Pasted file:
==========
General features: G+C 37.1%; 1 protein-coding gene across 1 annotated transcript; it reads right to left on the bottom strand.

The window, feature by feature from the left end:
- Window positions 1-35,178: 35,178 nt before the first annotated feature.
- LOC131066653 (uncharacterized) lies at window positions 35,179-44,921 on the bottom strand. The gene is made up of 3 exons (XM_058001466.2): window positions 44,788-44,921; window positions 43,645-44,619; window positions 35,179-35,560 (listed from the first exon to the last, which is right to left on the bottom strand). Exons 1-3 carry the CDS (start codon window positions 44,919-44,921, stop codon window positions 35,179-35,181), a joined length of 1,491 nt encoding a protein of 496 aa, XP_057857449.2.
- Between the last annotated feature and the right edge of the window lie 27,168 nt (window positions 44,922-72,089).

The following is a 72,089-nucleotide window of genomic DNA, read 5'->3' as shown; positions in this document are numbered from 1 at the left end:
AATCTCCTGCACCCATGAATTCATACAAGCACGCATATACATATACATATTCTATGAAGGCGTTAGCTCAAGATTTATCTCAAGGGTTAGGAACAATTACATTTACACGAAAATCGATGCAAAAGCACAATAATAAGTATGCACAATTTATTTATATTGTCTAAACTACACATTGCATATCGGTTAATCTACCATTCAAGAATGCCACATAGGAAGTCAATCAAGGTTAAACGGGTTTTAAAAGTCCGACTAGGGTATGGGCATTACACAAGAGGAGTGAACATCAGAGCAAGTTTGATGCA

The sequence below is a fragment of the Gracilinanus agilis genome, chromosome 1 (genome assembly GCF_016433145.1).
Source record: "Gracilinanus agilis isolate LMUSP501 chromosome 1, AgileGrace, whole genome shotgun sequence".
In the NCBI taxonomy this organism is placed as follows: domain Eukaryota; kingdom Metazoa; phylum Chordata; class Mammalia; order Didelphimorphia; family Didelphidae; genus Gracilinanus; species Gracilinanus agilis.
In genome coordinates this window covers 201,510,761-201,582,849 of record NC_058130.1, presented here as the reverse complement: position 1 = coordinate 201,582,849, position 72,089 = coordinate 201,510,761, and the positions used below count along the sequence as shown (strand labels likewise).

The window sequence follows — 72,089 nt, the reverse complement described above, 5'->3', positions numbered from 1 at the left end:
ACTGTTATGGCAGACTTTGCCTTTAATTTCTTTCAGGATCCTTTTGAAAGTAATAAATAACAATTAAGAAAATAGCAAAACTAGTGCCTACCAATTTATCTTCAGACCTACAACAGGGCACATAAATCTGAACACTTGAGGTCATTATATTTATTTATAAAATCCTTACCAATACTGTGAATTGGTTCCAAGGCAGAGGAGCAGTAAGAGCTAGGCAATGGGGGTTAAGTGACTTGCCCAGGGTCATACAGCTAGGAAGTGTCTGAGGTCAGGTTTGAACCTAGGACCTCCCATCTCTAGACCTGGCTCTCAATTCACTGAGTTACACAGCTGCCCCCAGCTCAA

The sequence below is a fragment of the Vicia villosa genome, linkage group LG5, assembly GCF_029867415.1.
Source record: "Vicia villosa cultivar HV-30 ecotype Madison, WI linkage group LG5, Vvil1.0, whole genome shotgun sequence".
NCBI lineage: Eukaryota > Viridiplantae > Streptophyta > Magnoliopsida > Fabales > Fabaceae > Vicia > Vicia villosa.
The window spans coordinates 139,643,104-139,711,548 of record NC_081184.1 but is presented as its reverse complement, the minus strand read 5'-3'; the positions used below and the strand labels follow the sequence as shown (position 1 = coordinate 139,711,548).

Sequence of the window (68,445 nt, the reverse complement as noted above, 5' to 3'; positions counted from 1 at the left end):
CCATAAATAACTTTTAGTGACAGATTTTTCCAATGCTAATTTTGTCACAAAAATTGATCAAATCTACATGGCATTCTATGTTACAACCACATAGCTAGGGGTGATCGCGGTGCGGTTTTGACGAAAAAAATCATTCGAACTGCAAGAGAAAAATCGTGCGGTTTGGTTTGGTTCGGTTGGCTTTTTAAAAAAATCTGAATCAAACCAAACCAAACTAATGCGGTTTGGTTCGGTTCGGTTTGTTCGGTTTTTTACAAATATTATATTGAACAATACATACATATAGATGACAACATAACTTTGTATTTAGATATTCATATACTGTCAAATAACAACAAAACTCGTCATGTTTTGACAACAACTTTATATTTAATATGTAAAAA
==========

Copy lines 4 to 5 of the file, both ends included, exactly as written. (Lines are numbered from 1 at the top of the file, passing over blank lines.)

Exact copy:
- LOC131066653 (uncharacterized) lies at window positions 35,179-44,921 on the bottom strand. The gene is made up of 3 exons (XM_058001466.2): window positions 44,788-44,921; window positions 43,645-44,619; window positions 35,179-35,560 (listed from the first exon to the last, which is right to left on the bottom strand). Exons 1-3 carry the CDS (start codon window positions 44,919-44,921, stop codon window positions 35,179-35,181), a joined length of 1,491 nt encoding a protein of 496 aa, XP_057857449.2.
- Between the last annotated feature and the right edge of the window lie 27,168 nt (window positions 44,922-72,089).